by | August 5, 2014 | No Comments

A man yawning in bed while working on laptop

Many of our patients come to us with sleeping problems. For those who aren’t able to get a decent night’s rest, the effects on their day-to-day lives can be untold.

Now, experts have coined the phrase ‘sleep bulimia’ to address a condition that seems to be becoming more prevalent in modern times of bingeing on sleep at the weekends.

No rest for the wicked

Sufferers of this condition are often those who work long, hard hours, not getting a full night’s rest during the working week. Instead, they choose to catch up at the weekends. Researchers are now voicing their concerns that this habit could be greatly impacting upon their health.

“As a culture we tend to starve ourselves of sleep during the week,” says expert, Kat Duff, the author of The Secret Life of Sleep, “and binge on it at the weekend. We assume that if we don’t get enough sleep we can make up for it by lying in on a Saturday morning.”

However, a lie-in is not the answer. Catching up on sleep is far more complicated than that. Depending on just how much you’ve missed out on, you will have to get extra sleep in the following days, not just from one big hit. While we may feel great after laying in until late for a few hours afterwards, not long later, we’ll be feeling tired all over again.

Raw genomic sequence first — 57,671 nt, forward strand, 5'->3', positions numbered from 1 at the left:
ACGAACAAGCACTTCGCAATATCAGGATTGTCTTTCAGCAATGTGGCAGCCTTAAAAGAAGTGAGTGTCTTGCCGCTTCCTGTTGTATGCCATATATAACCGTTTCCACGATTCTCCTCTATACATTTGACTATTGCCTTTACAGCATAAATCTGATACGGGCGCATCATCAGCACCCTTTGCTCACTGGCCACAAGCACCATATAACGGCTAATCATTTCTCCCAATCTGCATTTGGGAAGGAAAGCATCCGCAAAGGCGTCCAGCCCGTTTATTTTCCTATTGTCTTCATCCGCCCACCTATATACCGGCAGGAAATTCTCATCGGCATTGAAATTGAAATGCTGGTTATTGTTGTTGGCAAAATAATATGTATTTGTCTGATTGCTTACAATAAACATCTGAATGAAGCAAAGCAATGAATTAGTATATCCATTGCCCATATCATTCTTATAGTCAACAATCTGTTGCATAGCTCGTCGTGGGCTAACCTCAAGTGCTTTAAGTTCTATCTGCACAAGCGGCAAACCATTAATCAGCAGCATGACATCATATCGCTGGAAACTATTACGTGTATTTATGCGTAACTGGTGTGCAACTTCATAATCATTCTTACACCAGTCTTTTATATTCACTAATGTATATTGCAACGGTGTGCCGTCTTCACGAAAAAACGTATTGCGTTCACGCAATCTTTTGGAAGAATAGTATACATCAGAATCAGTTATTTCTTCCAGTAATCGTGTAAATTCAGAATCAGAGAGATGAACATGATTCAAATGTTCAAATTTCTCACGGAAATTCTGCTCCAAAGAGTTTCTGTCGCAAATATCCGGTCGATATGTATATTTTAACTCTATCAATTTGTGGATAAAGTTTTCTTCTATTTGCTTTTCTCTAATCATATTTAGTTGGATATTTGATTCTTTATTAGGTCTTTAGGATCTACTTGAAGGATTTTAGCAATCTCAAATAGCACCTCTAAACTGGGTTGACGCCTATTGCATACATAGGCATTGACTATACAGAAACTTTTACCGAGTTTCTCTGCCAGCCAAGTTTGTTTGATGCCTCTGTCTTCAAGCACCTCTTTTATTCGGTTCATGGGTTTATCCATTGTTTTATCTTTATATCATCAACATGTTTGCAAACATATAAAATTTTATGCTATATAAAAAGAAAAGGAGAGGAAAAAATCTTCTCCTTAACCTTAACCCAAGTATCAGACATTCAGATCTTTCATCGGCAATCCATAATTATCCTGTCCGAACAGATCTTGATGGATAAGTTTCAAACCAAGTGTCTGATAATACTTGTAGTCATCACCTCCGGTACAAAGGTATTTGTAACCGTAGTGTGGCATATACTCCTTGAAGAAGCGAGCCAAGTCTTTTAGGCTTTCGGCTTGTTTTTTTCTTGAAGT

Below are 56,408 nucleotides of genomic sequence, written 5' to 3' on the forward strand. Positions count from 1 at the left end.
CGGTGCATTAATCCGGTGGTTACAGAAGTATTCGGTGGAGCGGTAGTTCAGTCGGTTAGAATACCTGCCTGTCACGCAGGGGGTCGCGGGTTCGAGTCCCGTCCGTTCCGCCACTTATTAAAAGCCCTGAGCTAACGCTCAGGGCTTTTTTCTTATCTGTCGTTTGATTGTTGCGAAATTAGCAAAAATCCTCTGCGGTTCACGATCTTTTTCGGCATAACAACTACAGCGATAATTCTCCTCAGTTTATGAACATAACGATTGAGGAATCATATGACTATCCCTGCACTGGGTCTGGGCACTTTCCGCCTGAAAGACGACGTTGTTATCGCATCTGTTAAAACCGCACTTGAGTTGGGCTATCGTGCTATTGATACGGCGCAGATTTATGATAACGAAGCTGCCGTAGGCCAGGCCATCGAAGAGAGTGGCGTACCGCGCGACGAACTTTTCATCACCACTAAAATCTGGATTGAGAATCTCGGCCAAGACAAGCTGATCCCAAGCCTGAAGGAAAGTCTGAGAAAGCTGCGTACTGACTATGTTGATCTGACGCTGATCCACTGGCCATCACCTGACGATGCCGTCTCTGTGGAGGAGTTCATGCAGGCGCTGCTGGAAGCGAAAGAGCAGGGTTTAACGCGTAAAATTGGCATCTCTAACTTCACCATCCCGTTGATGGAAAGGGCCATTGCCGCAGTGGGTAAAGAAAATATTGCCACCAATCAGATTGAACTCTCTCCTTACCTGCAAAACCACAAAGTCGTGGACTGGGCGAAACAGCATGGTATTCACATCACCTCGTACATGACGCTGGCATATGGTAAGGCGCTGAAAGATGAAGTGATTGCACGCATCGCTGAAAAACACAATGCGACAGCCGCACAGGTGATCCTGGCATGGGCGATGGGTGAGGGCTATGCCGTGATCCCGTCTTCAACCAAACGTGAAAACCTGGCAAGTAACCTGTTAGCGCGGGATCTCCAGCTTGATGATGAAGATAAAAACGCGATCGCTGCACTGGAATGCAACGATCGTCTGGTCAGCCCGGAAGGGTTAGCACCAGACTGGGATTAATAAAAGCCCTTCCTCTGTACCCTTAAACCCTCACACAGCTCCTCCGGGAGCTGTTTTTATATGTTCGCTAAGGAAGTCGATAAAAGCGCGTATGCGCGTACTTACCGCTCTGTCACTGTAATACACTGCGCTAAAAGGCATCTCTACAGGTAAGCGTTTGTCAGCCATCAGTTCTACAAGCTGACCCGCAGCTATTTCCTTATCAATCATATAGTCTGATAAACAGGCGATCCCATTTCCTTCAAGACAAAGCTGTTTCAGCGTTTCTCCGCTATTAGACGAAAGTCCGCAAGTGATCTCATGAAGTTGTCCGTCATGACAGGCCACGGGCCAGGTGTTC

Modern lifestyles are to blame

Right now, it is estimated that around 40% of Brits are suffering from sleep bulimia, with that figure looking set to increase. We are working longer than our ancestors, due to the current economic climate where job security is not what it once was. With pressure on us to constantly perform in our roles, we are foregoing sleep to cram in extra hours of work at home.

The situation is worsened by modern technology. With mobile devices readily available for all, we are always on call. Many of us have our smartphones and tablets with us in the bedroom, and will respond to emails and messages until late at night. On top of this, these devices omit a blue light, known to suppress melatonin, the hormone that induces sleep.

To ensure optimum health, it is recommended that you get at least seven hours every night. If your sleeping habits are cause for concern and you would like to get them in check, sleep hypnosis is known to be a highly effective treatment.